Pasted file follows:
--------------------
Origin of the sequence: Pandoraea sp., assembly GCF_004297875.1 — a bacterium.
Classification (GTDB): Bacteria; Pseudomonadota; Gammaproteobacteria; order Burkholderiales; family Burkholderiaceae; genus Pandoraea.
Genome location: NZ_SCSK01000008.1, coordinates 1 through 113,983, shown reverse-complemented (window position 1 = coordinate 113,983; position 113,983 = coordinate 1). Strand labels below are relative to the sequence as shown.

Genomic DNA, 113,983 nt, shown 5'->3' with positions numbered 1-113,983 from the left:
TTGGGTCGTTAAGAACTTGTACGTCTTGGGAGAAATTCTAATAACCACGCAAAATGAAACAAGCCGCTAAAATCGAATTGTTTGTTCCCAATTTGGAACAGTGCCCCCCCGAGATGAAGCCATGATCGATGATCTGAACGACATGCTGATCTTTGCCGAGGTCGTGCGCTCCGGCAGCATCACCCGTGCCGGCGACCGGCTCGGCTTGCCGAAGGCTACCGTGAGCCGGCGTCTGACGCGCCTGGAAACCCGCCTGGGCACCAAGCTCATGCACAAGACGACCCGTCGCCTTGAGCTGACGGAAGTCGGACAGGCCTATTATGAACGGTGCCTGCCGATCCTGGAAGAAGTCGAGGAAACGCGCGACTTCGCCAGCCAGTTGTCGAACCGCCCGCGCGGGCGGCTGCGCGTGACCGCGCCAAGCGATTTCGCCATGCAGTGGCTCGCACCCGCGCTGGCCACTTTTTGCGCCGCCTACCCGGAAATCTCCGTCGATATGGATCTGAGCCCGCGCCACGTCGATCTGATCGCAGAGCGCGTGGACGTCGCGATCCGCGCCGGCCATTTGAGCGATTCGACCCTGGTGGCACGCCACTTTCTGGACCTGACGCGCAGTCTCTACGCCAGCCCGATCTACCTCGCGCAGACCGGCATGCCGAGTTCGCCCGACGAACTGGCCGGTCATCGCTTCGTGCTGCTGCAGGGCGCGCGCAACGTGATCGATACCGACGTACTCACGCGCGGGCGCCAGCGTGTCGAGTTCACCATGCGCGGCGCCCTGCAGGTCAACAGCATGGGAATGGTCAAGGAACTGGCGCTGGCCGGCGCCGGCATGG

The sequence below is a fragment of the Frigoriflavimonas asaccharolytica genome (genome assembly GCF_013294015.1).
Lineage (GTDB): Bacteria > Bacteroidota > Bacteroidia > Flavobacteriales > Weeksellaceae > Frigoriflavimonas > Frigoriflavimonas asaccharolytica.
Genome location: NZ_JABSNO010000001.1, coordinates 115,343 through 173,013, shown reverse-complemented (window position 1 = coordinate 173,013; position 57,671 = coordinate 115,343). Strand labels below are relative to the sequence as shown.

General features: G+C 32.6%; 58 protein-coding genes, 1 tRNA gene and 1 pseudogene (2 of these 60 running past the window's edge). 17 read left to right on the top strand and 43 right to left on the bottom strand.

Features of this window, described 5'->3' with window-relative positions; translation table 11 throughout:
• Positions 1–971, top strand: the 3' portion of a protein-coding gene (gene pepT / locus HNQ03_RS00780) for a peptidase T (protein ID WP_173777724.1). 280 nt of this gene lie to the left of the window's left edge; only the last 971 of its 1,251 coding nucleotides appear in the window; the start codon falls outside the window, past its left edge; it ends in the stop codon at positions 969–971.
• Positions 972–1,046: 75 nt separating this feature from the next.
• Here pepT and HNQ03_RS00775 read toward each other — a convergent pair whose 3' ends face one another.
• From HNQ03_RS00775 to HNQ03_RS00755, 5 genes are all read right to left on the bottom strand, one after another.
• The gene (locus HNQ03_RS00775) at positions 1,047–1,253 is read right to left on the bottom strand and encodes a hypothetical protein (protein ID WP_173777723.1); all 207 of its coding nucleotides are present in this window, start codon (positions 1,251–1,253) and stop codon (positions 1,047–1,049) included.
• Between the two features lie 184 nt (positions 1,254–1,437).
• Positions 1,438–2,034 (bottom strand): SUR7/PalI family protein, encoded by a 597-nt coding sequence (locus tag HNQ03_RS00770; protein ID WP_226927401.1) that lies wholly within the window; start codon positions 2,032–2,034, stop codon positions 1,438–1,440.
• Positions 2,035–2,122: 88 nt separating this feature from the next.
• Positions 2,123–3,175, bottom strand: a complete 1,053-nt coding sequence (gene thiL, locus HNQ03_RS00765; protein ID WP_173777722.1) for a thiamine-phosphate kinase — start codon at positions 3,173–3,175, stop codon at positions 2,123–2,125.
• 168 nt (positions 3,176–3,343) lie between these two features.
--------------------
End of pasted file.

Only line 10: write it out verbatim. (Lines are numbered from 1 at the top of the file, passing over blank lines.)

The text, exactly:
Features of this window, described 5'->3' with window-relative positions; translation table 11 throughout: